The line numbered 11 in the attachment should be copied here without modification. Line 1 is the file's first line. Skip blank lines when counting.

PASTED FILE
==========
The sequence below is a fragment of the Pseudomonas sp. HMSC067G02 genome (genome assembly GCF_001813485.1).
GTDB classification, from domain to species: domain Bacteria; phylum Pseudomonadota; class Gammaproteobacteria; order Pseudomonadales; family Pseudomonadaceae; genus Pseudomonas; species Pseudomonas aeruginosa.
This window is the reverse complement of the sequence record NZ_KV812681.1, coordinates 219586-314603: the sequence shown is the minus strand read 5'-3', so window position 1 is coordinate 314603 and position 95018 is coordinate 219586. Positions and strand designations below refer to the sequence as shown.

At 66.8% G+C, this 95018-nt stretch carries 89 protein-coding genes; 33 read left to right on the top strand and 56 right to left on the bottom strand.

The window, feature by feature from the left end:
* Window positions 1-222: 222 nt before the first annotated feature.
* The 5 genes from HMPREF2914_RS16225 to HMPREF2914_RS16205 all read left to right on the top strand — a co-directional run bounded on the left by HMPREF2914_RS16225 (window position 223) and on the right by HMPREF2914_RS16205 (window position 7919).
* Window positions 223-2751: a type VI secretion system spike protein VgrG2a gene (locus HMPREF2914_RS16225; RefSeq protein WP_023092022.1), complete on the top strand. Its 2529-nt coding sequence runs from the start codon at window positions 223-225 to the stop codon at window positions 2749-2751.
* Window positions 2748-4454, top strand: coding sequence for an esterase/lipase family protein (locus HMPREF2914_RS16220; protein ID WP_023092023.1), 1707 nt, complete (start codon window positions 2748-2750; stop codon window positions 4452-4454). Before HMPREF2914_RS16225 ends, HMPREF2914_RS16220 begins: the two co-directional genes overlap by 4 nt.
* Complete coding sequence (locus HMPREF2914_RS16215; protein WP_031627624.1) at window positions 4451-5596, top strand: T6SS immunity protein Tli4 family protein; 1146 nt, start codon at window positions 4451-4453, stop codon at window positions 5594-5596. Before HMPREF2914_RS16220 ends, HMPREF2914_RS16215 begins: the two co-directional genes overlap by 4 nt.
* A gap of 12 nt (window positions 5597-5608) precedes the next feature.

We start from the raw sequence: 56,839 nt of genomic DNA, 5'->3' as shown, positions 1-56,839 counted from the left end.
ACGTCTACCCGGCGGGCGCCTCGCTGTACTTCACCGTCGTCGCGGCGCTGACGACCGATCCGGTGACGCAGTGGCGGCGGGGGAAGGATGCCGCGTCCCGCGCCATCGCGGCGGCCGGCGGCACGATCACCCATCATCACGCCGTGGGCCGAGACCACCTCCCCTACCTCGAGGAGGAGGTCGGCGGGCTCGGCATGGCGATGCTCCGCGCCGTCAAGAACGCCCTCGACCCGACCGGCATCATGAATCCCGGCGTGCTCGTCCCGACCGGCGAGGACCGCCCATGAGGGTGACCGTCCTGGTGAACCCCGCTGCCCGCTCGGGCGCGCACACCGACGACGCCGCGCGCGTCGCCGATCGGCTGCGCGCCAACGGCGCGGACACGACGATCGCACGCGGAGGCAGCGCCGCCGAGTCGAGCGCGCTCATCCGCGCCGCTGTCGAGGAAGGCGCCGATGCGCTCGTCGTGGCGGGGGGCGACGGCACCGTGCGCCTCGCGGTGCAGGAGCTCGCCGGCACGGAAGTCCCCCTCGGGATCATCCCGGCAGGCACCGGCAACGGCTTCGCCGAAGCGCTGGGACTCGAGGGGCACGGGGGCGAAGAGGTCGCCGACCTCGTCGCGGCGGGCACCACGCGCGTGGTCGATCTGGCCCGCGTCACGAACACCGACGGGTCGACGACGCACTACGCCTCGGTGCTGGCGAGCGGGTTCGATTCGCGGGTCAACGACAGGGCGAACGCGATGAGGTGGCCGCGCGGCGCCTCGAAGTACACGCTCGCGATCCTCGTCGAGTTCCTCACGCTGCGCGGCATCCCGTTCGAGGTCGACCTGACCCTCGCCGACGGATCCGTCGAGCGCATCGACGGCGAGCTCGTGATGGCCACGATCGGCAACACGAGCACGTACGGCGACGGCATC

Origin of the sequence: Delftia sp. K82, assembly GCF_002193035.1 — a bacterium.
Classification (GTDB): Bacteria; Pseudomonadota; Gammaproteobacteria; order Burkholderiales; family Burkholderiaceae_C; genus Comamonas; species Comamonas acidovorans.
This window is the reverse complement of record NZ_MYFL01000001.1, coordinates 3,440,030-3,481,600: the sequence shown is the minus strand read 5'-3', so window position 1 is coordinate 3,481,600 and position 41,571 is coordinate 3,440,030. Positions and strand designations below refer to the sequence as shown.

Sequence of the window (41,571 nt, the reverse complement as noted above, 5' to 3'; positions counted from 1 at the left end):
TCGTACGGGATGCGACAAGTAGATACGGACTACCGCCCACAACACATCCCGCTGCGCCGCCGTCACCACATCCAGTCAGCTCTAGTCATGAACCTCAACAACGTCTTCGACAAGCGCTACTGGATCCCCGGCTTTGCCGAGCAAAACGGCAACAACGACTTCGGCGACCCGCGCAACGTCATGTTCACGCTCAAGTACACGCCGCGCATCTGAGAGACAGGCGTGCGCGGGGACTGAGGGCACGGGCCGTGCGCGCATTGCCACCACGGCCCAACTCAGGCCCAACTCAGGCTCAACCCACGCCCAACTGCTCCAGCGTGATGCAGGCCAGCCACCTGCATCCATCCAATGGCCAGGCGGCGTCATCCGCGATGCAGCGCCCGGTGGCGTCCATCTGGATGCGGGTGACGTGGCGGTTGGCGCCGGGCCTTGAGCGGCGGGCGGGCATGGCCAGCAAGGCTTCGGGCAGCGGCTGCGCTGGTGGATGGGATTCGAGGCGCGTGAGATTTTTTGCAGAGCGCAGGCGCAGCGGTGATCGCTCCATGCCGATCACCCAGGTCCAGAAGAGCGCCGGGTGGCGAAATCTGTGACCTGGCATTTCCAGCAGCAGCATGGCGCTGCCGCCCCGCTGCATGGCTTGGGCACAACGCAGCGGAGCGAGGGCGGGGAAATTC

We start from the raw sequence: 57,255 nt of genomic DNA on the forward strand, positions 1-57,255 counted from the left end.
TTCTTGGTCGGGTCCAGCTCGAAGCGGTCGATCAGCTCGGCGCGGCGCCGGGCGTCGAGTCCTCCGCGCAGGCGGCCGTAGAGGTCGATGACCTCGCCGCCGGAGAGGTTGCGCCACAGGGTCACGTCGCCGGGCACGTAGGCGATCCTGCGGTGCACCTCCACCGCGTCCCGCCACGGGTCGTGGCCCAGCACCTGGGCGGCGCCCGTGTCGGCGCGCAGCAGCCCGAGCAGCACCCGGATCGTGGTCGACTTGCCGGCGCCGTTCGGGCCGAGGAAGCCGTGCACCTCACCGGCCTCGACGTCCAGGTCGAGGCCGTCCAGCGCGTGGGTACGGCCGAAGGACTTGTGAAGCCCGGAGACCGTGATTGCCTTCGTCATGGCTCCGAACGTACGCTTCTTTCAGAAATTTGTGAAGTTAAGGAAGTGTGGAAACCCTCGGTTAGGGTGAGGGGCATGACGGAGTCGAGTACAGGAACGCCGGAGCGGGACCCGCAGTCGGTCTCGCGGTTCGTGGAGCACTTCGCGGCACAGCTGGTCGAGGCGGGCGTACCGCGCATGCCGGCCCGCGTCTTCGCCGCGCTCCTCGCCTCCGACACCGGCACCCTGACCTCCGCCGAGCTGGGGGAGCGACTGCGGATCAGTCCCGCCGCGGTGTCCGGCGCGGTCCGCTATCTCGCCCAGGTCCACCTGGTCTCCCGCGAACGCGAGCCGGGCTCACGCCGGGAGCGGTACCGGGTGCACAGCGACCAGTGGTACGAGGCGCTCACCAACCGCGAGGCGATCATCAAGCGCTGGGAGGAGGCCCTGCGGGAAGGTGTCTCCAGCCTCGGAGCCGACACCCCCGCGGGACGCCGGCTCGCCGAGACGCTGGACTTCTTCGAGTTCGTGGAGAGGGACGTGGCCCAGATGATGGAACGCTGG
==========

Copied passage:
* A gap of 12 nt (window positions 5597-5608) precedes the next feature.